It’s a rare thing in life to experience such a dramatic leap forward in knowledge that you’re almost left in awe when the dust settles. It’s similar to the bootcamp experience. You go in as a civilian and come out a Marine. The whole process is like drinking from a firehose as all of the knowledge is taught and digested at the rate of a machinegun on cyclic. At the end, when everything is done and you’re completely exhausted, it’s an impressive feeling to look back and realize what you’ve learned and accomplished. This is the best way I can describe my experience with Holistic Solutions Group (HSG).
In November, I had the privilege to attend a VCQB and CQB course put on by HSG in the Cleveland, Ohio area. Going in, I wanted to remain humble. I figured we’d be surrounded by all kinds of operator types and knew it would be important to absorb as much knowledge from them as possible. But I had done some CQB in the infantry and figured I at least had some skills to build on. Boy, was I wrong. Perhaps owing to the combination of mediocre training and a high level of confidence acquired during my time in the Marines, these courses came as a complete shock and I was totally surprised by the sheer amount of knowledge and skills we developed in only three days.
Who is HSG? In their own words, “Holistic Solutions Group (HSG) was founded in 2019 by full-time law enforcement and US military personnel with decades of tactical operations, counter-terror, fugitive apprehension, and patrol experience to bring critical lessons learned and industry best practices to larger audiences across the United States. HSG’s cadre have logged and continue to log thousands of operational hours across various agencies and task forces, and have spent considerable time maturing, developing, and training on industry-leading tactics and procedures at renowned schoolhouses such as the Direct Action Resource Center (DARC).”
We started Day 1 with Hi-REV (High Risk Engagements Around Vehicles), a one day live-fire course focused on vehicle CQB. From HSG, “This course is designed as a live-fire, flat range course to expose students to the geometrics, ballistics, and options of dangerous encounters which can occur around vehicles. Since this is an open enrollment course, we will be discussing civilian and law enforcement encounters and responses. We’ve seen numerous instances (especially in recent history) where civilians/ plainclothes officers have responded/ been in the middle of a violent encounter around vehicles.”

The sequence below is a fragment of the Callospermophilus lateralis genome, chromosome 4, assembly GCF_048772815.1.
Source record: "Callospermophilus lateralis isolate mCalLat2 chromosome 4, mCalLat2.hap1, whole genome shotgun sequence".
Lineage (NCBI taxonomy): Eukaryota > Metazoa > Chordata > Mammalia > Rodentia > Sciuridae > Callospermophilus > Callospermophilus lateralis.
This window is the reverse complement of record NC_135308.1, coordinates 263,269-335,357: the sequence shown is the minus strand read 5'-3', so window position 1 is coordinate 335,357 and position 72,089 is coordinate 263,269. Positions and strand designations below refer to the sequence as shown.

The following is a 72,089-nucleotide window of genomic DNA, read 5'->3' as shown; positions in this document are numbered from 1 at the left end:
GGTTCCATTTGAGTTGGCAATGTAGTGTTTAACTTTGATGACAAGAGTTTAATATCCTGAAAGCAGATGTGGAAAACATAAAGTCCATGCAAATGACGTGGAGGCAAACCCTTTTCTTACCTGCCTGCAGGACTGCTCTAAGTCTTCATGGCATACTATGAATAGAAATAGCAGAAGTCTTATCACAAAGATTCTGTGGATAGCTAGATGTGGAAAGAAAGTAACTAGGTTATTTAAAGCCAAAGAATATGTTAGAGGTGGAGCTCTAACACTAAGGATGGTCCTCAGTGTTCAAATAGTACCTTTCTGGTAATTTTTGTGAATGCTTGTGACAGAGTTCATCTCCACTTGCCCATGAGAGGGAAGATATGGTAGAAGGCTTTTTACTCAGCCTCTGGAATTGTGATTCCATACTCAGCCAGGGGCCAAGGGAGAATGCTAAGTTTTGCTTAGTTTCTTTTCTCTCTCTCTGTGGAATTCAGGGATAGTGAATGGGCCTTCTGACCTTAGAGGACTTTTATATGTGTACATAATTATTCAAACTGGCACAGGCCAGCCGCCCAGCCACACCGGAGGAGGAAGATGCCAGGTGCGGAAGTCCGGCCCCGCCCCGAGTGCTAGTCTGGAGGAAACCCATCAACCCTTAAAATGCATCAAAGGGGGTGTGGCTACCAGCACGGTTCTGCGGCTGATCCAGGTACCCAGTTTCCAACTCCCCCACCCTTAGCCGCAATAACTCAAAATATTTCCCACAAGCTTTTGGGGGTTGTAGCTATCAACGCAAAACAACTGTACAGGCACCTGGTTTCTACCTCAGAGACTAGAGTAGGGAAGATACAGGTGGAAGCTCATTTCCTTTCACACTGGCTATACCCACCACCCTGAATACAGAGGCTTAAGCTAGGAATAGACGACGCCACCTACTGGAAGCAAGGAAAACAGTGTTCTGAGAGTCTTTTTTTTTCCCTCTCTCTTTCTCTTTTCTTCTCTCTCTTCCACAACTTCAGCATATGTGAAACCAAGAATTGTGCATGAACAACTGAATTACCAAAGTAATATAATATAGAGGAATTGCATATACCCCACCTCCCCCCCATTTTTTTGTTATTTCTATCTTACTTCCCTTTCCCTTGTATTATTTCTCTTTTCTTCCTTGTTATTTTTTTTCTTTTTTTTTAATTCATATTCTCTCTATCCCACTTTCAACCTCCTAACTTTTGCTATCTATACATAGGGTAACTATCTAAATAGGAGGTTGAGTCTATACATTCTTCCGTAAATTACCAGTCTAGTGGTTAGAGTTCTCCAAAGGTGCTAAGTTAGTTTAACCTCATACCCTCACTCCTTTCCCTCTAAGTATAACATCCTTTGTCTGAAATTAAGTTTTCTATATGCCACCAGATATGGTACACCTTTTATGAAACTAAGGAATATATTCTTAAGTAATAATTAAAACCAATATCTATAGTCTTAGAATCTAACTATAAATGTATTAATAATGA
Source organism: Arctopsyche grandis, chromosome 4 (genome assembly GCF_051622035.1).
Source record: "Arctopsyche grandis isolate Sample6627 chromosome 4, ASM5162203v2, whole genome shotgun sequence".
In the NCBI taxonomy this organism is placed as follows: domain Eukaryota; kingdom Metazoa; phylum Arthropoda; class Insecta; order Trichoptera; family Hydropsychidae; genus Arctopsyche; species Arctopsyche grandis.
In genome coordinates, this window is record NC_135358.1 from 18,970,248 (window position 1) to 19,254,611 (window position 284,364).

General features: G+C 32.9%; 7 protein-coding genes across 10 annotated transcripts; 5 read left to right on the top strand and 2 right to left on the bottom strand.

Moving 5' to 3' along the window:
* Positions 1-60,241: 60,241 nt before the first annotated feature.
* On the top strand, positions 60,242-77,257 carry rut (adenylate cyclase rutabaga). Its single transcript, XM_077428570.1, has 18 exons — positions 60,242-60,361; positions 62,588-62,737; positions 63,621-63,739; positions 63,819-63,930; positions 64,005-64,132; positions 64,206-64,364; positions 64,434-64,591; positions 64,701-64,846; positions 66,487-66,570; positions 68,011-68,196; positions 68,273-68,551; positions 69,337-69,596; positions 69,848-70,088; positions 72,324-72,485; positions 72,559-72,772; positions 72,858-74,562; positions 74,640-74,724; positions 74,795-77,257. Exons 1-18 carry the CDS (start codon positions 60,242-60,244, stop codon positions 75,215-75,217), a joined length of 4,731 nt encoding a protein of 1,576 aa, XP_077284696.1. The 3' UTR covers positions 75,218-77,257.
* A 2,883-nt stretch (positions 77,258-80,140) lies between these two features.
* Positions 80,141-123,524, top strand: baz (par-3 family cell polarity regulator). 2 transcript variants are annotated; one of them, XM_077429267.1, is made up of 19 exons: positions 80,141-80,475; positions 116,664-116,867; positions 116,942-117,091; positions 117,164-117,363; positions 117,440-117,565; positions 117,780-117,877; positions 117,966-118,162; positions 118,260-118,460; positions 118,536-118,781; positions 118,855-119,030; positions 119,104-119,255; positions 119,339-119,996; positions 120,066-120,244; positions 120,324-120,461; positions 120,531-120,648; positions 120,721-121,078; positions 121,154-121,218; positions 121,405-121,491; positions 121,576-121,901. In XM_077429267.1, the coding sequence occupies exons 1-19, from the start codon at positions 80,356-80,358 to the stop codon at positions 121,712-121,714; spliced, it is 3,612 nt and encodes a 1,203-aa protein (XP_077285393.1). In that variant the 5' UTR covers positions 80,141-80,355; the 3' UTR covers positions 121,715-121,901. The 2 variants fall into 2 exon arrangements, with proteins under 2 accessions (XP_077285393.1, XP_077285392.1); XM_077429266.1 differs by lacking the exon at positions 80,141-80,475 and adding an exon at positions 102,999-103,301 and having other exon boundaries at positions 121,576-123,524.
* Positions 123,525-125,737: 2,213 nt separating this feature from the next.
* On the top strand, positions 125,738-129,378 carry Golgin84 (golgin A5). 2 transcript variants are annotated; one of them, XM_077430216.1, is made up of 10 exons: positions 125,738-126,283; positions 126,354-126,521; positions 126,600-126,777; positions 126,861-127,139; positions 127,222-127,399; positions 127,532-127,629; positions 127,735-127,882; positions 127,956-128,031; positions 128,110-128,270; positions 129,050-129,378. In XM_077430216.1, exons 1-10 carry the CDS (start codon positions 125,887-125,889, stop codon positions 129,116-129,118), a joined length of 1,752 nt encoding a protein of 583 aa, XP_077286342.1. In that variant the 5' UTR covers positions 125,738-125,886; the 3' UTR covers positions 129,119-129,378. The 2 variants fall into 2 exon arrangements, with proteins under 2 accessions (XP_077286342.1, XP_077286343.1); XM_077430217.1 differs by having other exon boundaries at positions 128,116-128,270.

This was a really cool class because I had never done any training around civilian vehicles before. HSG provided a fantastic live-fire demo of cover and ballistics in civilian vehicles, and discussed multiple scenarios relevant to both civilians and law enforcement. The balance of civilian and LEO considerations really gave me an added level of appreciation for the challenges LEOs face. As the day progressed, we scaled up to live fire scenarios that culminated in some really cool low light drills. More than once, I had flashbacks to the final bank robbery scene in Heat when Robert DeNiro is shooting an M4 through the windshield of their getaway car. That was the note Day 1 ended on and it was pretty sweet.
Days 2 and 3 were reserved for CQB Nerd 101. From HSG, “101 is geared as an entry-level course that allows students to familiarize themselves with the basics of CQB and grow as a team. You do not have to have any prior knowledge of CQB at any level. This course and its environment is not the same as a static flat range.” Saying, “not the same as a static flat range,” is an understatement. This course is dynamic. We were immediately immersed in complex environments and given problems to solve, all while working as a team and maintaining safety around others in close quarters. As the course progressed, we were given ever more complex scenarios. I loved that they made a point to have fun with it. For example, in one scenario we were survivors in a zombie apocalypse and had to search a medical compound full of bad guys to find medicine for a sick person in our group. Little things like that gave the course an extra flavor and feeling of immersion into a potential real-world scenario.